We are space enablers

[ITW] Aurélie Gallice provides insight on analysing ArianeGroup’s environmental impact 03-08-2021 |  6 minutes

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A commitment to developing sustainable solutions means learning how to assess and analyse the environmental impact of our products and sites.

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An environmental science and sustainability specialist, Aurélie Gallice joined ArianeGroup in 2017. Her goal: to focus on methods that would reduce the Group’s environmental footprint. A true eco-ambassador, her work at the company combines research, strategical thinking and operational applications.

Can you give us an overview of your job?

My job entails assessing and analysing the environmental impact of our products, processes and services, as well as the impact of the company as a whole. My work focuses on two complementary aspects: eco-design of products and processes, and reduction of the company’s greenhouse gas emissions.

What does eco-design at ArianeGroup entail?

Eco-design means integrating sustainability and eco-friendly principles when designing products, processes and services, in order to reduce their environmental impact throughout their life cycle (in other words, from extraction of raw materials to end-of-life disposal). It’s a holistic approach that goes beyond mitigating effects on climate change. It also takes into account the impact on natural ecosystems, resources, human health, etc.

My job is to analyse our impact on the environment – What causes it? At what life-cycle stages does it occur? Is it linked to our direct value chain? – but also to develop methodologies and indicators for the space industry, whether for civil or defence programs.

For example, as part of the Ariane 6 project, ArianeGroup conducted environmental life cycle assessments of the launcher while in operation.

Tests such as these are not yet widespread in the space industry, and yet they are key to establishing an eco-design roadmap for future launchers and to ensure further reduction of their environmental impact.

You are also working on a “Climate Plan” to reduce ArianeGroup’s effects on climate change. Is that right?

A carbon footprint is a measure of the amount of greenhouse gases (GHG) produced by human or an organization’s activity. In terms of a company, this takes into account direct and indirect emissions; for example, a site’s energy and fuel consumption, as well as waste production and disposal, business travel, work/home commuting, etc.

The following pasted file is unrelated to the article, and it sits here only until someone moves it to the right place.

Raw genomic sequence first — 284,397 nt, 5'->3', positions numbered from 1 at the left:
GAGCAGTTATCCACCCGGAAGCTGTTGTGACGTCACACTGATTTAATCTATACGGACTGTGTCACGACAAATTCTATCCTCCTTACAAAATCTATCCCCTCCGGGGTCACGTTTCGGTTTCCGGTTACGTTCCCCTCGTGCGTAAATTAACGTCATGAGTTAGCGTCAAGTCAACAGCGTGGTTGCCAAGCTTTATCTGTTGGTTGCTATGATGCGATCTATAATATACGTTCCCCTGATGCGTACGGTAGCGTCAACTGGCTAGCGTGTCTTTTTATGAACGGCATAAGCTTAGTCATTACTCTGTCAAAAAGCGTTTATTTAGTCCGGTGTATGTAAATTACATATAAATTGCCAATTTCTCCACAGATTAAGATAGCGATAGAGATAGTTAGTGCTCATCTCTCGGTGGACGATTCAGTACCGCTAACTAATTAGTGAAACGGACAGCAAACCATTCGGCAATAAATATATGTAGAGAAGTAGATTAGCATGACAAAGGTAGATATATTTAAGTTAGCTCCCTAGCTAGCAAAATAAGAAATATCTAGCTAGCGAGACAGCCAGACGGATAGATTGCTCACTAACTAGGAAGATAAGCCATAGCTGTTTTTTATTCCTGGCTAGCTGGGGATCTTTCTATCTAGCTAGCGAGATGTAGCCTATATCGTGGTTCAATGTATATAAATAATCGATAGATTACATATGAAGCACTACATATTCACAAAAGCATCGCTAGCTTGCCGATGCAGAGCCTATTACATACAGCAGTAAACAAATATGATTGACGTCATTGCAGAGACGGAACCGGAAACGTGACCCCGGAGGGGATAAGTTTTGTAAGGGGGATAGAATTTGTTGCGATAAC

In July 2020, we calculated an initial carbon footprint for the Group. This first version is one factor, among others, that will help ArianeGroup to establish our Climate Plan, a roadmap towards a global effort to limit climate change.

Tell us about ArianeGroup’s strategy to reduce its environmental impact.

In 2020, ArianeGroup defined its Sustainability Commitments, one of which specifically addresses fighting climate change. The Climate Plan is one aspect of this strategy.

There are additional major challenges to address with regards to products and processes: possible reuse of upper stages, management of space debris, and propulsion choices. Forward-looking projects such as Prometheus (reusable engine) and Themis (reusable launcher stage demonstrator) are building blocks that will help reduce our impact. The ultimate goal is eco-design in order to reduce it even more!

There is increased environmental awareness in the industrial space sector. How does ArianeGroup fit into this landscape?

ArianeGroup is a pioneer when it comes to awareness and understanding of the space industry’s impact on the environment. The company began to use environmental impact assessment tools very early on. We also participate in many collaborative projects and work groups with the European Space Agency (ESA), the ArianeWorks acceleration platform (set up by ArianeGroup and the French space agency CNES), our subsidiary Arianespace, and, finally, industrial players, in order to create joint roadmaps for environmental issues pertaining to the space industry.

Is there anything you would like to add?

We live in a rapidly changing society that is now fully aware of our planet’s environmental and climate-related challenges, and which exhorts industries to take action. The European Commission has set forth ambitious goals and it aims to be carbon neutral by 2050. It is up to us, industrialists, to be prominent players and to base our eco-design and sustainability goals on quantifiable targets in keeping with the paths set forth by international organizations.